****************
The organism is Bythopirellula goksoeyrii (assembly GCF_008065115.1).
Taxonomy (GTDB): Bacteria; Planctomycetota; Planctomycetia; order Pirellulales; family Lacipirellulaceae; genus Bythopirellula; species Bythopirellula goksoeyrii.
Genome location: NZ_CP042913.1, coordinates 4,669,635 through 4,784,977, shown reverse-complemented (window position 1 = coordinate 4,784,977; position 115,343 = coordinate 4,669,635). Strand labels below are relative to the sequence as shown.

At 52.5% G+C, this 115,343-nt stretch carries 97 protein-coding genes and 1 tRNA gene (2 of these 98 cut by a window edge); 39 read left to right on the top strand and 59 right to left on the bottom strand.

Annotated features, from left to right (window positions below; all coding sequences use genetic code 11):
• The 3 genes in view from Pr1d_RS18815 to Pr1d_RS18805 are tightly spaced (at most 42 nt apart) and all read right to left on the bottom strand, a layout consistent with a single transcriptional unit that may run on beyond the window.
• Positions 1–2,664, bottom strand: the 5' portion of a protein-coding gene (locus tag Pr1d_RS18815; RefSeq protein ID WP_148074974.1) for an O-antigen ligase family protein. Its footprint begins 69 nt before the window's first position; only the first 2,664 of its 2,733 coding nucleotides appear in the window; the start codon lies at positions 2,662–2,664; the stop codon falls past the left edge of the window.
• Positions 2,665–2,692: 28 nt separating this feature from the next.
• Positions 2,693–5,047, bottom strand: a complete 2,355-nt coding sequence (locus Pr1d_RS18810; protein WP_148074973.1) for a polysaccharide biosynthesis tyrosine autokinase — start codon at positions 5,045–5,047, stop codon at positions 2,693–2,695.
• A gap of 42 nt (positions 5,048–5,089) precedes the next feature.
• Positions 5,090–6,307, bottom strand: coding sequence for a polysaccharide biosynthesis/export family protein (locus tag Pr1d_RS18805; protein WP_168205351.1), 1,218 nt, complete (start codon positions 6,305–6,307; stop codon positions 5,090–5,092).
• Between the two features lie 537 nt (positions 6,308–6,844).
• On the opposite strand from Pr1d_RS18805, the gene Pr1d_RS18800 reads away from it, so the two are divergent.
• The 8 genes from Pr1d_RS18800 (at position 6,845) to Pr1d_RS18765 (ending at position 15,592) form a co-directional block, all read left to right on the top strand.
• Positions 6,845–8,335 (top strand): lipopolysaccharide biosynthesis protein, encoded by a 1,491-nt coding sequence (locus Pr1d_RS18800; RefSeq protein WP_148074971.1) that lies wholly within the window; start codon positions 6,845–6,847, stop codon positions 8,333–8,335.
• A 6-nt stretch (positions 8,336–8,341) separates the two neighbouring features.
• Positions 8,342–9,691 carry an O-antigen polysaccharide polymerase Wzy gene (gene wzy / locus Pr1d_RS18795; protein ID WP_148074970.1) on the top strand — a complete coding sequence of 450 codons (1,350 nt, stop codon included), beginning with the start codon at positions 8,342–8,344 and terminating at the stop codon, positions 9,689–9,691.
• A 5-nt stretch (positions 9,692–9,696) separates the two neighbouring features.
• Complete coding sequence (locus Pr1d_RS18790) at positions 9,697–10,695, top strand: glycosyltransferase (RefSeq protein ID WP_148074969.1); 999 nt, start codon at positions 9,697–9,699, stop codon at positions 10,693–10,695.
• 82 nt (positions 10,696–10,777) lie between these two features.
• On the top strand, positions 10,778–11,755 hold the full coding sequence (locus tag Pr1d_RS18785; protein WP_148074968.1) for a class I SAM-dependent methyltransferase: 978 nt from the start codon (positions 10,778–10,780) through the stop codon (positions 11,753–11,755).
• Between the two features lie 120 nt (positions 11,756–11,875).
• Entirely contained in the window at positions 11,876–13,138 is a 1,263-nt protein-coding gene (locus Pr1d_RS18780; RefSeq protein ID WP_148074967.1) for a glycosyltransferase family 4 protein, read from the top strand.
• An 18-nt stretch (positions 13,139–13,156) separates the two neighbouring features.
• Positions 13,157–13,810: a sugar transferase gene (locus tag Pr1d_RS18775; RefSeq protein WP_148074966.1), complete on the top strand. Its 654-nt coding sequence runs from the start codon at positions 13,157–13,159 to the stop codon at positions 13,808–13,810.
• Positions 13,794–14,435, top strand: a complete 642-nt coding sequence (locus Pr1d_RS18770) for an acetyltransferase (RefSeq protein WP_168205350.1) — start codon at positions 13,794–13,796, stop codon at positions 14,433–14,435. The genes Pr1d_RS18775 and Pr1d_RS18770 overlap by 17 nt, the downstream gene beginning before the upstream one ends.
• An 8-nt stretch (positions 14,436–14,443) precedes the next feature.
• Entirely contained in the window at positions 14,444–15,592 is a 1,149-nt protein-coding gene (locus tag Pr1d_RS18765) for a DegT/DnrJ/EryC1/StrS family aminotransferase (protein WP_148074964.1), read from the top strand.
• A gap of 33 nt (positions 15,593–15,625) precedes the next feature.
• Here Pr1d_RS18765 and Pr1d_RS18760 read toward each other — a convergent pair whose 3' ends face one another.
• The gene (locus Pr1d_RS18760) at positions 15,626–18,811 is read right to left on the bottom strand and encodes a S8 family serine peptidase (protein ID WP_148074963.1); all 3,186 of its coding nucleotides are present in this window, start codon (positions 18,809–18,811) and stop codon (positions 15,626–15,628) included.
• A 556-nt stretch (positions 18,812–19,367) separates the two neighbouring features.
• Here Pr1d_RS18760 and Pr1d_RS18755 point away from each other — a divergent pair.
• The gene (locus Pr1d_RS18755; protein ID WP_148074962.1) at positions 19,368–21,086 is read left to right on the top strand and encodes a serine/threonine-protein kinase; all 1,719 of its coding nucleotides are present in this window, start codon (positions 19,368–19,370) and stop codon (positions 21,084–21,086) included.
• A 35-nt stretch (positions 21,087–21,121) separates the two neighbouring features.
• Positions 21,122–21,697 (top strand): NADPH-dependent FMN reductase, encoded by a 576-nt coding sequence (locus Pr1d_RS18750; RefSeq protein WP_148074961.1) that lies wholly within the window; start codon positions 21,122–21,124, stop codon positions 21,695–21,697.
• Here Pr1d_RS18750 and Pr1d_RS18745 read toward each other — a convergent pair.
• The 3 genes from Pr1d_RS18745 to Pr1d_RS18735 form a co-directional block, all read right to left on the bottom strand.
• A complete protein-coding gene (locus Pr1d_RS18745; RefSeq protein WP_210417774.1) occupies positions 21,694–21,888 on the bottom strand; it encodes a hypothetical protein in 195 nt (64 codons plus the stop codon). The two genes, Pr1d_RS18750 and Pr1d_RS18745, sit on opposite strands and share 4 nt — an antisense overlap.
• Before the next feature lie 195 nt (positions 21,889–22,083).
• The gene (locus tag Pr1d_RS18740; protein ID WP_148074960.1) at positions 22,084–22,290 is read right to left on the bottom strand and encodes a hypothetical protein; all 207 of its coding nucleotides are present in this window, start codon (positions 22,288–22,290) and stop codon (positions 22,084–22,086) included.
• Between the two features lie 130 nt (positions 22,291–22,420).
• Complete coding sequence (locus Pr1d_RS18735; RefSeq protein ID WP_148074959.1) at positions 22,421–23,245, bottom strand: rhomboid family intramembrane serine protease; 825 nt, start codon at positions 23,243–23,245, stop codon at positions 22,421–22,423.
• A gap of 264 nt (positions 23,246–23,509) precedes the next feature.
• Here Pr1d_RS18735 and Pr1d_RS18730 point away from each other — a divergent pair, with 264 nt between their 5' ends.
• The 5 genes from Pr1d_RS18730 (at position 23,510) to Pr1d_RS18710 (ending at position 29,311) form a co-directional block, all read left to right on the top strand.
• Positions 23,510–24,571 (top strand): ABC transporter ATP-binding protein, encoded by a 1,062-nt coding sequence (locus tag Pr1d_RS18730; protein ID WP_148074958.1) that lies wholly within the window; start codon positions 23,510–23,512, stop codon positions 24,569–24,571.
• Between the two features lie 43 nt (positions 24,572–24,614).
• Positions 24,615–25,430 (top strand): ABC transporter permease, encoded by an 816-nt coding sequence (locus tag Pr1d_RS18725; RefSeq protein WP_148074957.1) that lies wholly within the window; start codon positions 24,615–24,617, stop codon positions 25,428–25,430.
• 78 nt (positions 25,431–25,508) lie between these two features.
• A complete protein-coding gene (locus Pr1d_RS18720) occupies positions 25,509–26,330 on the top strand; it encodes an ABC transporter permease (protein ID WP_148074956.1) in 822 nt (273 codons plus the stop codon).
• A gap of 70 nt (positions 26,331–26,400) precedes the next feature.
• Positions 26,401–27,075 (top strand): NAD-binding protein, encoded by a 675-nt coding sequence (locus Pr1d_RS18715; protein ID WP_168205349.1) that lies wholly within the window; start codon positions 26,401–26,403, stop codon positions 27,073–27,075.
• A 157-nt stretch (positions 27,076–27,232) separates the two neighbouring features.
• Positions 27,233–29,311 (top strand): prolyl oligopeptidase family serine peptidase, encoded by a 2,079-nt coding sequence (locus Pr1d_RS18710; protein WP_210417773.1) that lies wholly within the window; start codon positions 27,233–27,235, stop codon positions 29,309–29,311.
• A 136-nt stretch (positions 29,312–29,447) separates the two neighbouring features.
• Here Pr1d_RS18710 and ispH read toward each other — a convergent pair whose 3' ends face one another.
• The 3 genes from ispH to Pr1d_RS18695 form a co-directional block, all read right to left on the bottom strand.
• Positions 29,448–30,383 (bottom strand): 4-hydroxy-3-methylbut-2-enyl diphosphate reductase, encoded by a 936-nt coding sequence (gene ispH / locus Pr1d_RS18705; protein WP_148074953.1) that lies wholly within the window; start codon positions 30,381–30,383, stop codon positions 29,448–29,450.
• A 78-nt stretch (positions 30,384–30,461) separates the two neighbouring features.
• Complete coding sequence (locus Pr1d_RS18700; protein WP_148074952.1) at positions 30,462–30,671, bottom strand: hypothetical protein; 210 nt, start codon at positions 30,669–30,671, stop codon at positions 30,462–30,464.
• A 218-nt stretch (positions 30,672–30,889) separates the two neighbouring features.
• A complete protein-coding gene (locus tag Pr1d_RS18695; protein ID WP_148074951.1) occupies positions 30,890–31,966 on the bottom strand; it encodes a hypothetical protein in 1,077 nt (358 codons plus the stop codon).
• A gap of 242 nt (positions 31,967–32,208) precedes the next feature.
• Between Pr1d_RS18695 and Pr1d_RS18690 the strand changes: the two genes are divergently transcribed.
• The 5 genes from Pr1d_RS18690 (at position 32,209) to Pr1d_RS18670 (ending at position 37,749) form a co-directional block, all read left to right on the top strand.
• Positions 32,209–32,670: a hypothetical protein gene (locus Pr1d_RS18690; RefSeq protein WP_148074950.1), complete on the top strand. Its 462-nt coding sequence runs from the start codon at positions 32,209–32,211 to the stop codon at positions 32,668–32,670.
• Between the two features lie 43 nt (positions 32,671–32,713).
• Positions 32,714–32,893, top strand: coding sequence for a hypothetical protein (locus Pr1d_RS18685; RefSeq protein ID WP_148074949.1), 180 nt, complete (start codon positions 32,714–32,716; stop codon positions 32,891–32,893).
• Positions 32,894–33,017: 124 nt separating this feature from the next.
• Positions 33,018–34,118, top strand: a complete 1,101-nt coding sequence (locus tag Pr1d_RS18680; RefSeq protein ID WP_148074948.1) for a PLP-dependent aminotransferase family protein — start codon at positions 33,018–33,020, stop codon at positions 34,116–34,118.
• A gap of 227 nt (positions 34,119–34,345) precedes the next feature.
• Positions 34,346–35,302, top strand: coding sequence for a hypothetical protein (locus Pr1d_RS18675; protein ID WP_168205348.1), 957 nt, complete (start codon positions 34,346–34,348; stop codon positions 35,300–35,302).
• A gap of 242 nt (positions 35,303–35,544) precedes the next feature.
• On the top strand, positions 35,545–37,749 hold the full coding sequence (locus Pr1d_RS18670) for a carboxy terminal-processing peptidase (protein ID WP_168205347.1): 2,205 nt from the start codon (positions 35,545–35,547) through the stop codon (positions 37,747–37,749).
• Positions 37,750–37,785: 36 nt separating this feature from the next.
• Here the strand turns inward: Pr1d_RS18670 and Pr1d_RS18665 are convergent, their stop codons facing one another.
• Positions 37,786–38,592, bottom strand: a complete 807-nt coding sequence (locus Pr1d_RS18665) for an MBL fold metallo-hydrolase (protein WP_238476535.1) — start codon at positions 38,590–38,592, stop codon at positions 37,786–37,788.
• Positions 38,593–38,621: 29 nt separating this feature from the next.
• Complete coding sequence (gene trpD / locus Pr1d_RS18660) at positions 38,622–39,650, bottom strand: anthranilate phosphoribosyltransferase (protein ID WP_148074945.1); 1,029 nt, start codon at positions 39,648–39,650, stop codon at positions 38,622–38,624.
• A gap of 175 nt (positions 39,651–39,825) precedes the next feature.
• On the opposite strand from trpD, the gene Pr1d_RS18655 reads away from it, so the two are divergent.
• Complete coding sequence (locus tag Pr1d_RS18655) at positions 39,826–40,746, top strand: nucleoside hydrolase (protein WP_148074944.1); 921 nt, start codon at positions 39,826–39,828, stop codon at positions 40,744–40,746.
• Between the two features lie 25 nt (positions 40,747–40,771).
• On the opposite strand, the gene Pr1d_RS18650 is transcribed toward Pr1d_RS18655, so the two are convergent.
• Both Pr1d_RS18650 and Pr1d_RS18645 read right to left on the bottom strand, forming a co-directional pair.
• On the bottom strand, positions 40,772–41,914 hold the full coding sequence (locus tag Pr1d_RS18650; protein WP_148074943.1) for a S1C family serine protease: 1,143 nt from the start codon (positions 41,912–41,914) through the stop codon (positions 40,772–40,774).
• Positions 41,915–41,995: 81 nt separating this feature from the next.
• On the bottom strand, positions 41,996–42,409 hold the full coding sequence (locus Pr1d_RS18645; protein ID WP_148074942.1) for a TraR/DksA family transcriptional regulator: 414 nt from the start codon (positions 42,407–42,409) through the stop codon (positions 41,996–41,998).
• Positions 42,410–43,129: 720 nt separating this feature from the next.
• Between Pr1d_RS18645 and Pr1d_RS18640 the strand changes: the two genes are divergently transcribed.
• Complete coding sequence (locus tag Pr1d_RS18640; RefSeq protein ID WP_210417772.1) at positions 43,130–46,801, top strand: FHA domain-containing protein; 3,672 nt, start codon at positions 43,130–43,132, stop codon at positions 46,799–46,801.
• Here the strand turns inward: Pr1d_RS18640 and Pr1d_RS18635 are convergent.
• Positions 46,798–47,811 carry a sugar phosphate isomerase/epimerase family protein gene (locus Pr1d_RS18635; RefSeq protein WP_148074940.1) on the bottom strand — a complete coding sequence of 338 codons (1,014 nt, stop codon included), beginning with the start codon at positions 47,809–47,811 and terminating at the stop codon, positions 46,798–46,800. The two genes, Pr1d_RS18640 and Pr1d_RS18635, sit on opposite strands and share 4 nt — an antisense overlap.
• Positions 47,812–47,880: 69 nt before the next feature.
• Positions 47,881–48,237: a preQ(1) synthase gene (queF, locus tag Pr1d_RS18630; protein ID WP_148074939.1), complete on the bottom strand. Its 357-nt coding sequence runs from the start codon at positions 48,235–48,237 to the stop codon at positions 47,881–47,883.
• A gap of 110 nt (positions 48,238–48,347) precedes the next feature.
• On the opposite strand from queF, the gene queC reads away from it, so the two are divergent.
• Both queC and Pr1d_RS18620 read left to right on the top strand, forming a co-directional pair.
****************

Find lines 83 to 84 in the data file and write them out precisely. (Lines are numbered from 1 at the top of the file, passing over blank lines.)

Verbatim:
• Complete coding sequence (locus tag Pr1d_RS18655) at positions 39,826–40,746, top strand: nucleoside hydrolase (protein WP_148074944.1); 921 nt, start codon at positions 39,826–39,828, stop codon at positions 40,744–40,746.
• Between the two features lie 25 nt (positions 40,747–40,771).